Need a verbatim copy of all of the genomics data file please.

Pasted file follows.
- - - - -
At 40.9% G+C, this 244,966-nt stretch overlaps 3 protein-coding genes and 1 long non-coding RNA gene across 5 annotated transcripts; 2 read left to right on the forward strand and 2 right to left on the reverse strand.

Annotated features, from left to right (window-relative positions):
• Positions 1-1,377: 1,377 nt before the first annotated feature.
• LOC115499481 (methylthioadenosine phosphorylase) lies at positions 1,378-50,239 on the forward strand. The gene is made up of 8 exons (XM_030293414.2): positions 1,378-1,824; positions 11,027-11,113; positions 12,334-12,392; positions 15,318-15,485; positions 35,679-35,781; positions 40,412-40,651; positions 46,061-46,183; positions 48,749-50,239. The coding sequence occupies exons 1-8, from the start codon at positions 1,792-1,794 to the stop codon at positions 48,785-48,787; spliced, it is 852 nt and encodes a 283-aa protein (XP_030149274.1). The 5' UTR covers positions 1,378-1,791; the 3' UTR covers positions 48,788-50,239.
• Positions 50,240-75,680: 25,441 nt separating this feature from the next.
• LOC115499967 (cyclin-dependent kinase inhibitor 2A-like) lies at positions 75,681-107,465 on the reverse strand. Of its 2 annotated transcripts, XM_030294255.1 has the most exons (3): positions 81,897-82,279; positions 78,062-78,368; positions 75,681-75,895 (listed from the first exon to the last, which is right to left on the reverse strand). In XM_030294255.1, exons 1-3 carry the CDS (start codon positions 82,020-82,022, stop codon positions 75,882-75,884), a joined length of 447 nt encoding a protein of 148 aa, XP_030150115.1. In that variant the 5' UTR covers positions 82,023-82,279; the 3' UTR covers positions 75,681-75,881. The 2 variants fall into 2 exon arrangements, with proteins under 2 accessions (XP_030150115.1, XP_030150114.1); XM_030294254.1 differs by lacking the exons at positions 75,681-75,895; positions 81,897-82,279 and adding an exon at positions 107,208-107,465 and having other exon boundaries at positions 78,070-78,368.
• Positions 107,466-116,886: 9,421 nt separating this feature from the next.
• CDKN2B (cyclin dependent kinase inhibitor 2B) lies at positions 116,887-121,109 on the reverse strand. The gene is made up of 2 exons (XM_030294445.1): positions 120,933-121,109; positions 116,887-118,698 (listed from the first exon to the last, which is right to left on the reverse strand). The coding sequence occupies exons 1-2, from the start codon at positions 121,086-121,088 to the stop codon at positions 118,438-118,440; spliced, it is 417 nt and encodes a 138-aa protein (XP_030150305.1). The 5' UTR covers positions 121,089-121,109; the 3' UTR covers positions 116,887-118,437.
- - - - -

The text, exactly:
At 40.9% G+C, this 244,966-nt stretch overlaps 3 protein-coding genes and 1 long non-coding RNA gene across 5 annotated transcripts; 2 read left to right on the forward strand and 2 right to left on the reverse strand.

Annotated features, from left to right (window-relative positions):
• Positions 1-1,377: 1,377 nt before the first annotated feature.
• LOC115499481 (methylthioadenosine phosphorylase) lies at positions 1,378-50,239 on the forward strand. The gene is made up of 8 exons (XM_030293414.2): positions 1,378-1,824; positions 11,027-11,113; positions 12,334-12,392; positions 15,318-15,485; positions 35,679-35,781; positions 40,412-40,651; positions 46,061-46,183; positions 48,749-50,239. The coding sequence occupies exons 1-8, from the start codon at positions 1,792-1,794 to the stop codon at positions 48,785-48,787; spliced, it is 852 nt and encodes a 283-aa protein (XP_030149274.1). The 5' UTR covers positions 1,378-1,791; the 3' UTR covers positions 48,788-50,239.
• Positions 50,240-75,680: 25,441 nt separating this feature from the next.
• LOC115499967 (cyclin-dependent kinase inhibitor 2A-like) lies at positions 75,681-107,465 on the reverse strand. Of its 2 annotated transcripts, XM_030294255.1 has the most exons (3): positions 81,897-82,279; positions 78,062-78,368; positions 75,681-75,895 (listed from the first exon to the last, which is right to left on the reverse strand). In XM_030294255.1, exons 1-3 carry the CDS (start codon positions 82,020-82,022, stop codon positions 75,882-75,884), a joined length of 447 nt encoding a protein of 148 aa, XP_030150115.1. In that variant the 5' UTR covers positions 82,023-82,279; the 3' UTR covers positions 75,681-75,881. The 2 variants fall into 2 exon arrangements, with proteins under 2 accessions (XP_030150115.1, XP_030150114.1); XM_030294254.1 differs by lacking the exons at positions 75,681-75,895; positions 81,897-82,279 and adding an exon at positions 107,208-107,465 and having other exon boundaries at positions 78,070-78,368.
• Positions 107,466-116,886: 9,421 nt separating this feature from the next.
• CDKN2B (cyclin dependent kinase inhibitor 2B) lies at positions 116,887-121,109 on the reverse strand. The gene is made up of 2 exons (XM_030294445.1): positions 120,933-121,109; positions 116,887-118,698 (listed from the first exon to the last, which is right to left on the reverse strand). The coding sequence occupies exons 1-2, from the start codon at positions 121,086-121,088 to the stop codon at positions 118,438-118,440; spliced, it is 417 nt and encodes a 138-aa protein (XP_030150305.1). The 5' UTR covers positions 121,089-121,109; the 3' UTR covers positions 116,887-118,437.